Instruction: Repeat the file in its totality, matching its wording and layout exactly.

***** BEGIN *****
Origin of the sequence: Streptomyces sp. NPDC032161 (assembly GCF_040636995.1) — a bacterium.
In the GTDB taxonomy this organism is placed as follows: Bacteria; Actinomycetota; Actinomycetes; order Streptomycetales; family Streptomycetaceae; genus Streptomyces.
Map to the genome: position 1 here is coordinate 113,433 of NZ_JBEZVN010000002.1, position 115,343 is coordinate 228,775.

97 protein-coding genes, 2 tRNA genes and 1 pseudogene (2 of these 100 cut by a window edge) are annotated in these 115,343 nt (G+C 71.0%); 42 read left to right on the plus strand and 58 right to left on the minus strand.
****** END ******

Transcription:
Origin of the sequence: Streptomyces sp. NPDC032161 (assembly GCF_040636995.1) — a bacterium.
In the GTDB taxonomy this organism is placed as follows: Bacteria; Actinomycetota; Actinomycetes; order Streptomycetales; family Streptomycetaceae; genus Streptomyces.
Map to the genome: position 1 here is coordinate 113,433 of NZ_JBEZVN010000002.1, position 115,343 is coordinate 228,775.

97 protein-coding genes, 2 tRNA genes and 1 pseudogene (2 of these 100 cut by a window edge) are annotated in these 115,343 nt (G+C 71.0%); 42 read left to right on the plus strand and 58 right to left on the minus strand.